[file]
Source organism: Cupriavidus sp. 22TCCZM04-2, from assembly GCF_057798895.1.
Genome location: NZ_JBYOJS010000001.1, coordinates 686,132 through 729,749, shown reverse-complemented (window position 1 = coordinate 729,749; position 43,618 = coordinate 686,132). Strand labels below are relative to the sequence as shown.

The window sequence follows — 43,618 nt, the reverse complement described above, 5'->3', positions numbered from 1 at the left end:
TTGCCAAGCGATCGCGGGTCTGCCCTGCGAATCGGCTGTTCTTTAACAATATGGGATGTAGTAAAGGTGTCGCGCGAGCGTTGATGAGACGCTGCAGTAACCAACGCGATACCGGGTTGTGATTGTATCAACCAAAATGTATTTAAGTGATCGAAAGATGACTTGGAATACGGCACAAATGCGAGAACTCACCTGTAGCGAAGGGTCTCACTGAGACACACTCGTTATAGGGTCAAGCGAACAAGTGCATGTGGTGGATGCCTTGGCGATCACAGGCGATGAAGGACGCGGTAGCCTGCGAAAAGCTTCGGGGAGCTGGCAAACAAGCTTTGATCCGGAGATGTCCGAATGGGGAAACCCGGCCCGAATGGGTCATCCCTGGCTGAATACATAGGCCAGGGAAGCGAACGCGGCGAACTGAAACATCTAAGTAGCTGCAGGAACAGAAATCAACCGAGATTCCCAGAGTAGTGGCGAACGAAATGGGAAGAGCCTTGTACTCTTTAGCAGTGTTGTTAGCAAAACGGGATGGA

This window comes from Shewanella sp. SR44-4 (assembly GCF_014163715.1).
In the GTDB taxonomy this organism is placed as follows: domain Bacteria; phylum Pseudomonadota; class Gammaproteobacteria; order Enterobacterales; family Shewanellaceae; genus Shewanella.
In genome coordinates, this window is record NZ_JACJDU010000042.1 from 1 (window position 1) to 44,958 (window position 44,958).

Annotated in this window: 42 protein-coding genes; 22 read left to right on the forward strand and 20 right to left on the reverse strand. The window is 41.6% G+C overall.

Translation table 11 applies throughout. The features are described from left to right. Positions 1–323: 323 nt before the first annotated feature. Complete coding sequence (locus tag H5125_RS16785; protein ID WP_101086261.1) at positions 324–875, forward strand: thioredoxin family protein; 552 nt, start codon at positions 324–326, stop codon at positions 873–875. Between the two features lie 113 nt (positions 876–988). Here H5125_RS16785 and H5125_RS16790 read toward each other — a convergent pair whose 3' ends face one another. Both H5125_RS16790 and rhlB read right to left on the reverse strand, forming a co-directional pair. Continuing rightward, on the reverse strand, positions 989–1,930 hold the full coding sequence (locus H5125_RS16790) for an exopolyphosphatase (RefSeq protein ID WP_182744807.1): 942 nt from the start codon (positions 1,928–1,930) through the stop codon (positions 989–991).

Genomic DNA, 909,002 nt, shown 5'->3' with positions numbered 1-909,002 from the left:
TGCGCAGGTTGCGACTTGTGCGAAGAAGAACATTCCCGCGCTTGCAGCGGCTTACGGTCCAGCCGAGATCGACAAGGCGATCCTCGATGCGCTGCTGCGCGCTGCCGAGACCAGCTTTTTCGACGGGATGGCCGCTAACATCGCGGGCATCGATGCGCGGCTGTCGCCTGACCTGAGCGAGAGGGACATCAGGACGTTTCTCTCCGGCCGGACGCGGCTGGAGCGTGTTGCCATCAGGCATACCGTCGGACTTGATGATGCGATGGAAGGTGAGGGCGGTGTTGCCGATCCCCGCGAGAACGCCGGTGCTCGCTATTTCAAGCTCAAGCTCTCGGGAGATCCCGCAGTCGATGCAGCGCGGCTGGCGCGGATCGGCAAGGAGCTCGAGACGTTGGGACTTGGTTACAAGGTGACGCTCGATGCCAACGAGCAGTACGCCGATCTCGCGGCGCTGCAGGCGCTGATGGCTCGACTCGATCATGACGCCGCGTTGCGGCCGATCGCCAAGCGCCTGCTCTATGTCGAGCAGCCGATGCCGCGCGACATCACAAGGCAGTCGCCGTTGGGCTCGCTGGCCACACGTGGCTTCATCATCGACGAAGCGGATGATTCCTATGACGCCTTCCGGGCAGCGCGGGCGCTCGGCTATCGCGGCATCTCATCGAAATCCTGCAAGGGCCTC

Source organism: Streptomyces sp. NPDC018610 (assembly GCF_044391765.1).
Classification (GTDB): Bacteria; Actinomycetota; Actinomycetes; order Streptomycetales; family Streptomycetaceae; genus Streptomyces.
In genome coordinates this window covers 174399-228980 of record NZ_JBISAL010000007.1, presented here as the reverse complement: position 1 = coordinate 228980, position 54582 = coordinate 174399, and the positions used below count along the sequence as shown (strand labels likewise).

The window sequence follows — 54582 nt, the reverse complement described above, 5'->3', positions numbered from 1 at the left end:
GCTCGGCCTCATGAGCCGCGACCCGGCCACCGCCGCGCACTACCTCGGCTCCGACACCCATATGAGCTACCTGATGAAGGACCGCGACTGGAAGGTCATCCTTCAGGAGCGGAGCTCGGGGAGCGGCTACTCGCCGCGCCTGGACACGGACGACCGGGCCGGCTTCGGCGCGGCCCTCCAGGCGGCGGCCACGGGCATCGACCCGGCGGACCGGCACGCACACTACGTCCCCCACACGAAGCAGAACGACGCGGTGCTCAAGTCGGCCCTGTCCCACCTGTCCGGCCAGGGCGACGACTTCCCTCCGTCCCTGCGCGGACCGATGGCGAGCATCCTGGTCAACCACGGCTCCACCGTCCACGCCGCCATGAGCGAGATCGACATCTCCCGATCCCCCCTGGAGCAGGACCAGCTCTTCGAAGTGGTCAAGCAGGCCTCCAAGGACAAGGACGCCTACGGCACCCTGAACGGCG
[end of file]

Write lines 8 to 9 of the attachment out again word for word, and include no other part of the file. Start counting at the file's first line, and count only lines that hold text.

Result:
Annotated in this window: 42 protein-coding genes; 22 read left to right on the forward strand and 20 right to left on the reverse strand. The window is 41.6% G+C overall.

Translation table 11 applies throughout. The features are described from left to right. Positions 1–323: 323 nt before the first annotated feature. Complete coding sequence (locus tag H5125_RS16785; protein ID WP_101086261.1) at positions 324–875, forward strand: thioredoxin family protein; 552 nt, start codon at positions 324–326, stop codon at positions 873–875. Between the two features lie 113 nt (positions 876–988). Here H5125_RS16785 and H5125_RS16790 read toward each other — a convergent pair whose 3' ends face one another. Both H5125_RS16790 and rhlB read right to left on the reverse strand, forming a co-directional pair. Continuing rightward, on the reverse strand, positions 989–1,930 hold the full coding sequence (locus H5125_RS16790) for an exopolyphosphatase (RefSeq protein ID WP_182744807.1): 942 nt from the start codon (positions 1,928–1,930) through the stop codon (positions 989–991).